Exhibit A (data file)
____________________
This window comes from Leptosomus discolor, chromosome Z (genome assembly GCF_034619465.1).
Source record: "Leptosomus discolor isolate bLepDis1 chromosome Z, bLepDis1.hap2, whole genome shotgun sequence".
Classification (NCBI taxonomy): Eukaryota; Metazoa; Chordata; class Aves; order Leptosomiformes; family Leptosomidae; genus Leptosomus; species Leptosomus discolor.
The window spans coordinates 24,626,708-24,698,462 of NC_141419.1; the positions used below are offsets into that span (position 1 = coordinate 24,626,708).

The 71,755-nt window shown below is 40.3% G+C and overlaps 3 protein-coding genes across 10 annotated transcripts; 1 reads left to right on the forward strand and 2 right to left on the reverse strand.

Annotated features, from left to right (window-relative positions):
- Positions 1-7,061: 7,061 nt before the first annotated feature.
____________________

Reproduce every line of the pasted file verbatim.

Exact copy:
This window comes from Leptosomus discolor, chromosome Z (genome assembly GCF_034619465.1).
Source record: "Leptosomus discolor isolate bLepDis1 chromosome Z, bLepDis1.hap2, whole genome shotgun sequence".
Classification (NCBI taxonomy): Eukaryota; Metazoa; Chordata; class Aves; order Leptosomiformes; family Leptosomidae; genus Leptosomus; species Leptosomus discolor.
The window spans coordinates 24,626,708-24,698,462 of NC_141419.1; the positions used below are offsets into that span (position 1 = coordinate 24,626,708).

The 71,755-nt window shown below is 40.3% G+C and overlaps 3 protein-coding genes across 10 annotated transcripts; 1 reads left to right on the forward strand and 2 right to left on the reverse strand.

Annotated features, from left to right (window-relative positions):
- Positions 1-7,061: 7,061 nt before the first annotated feature.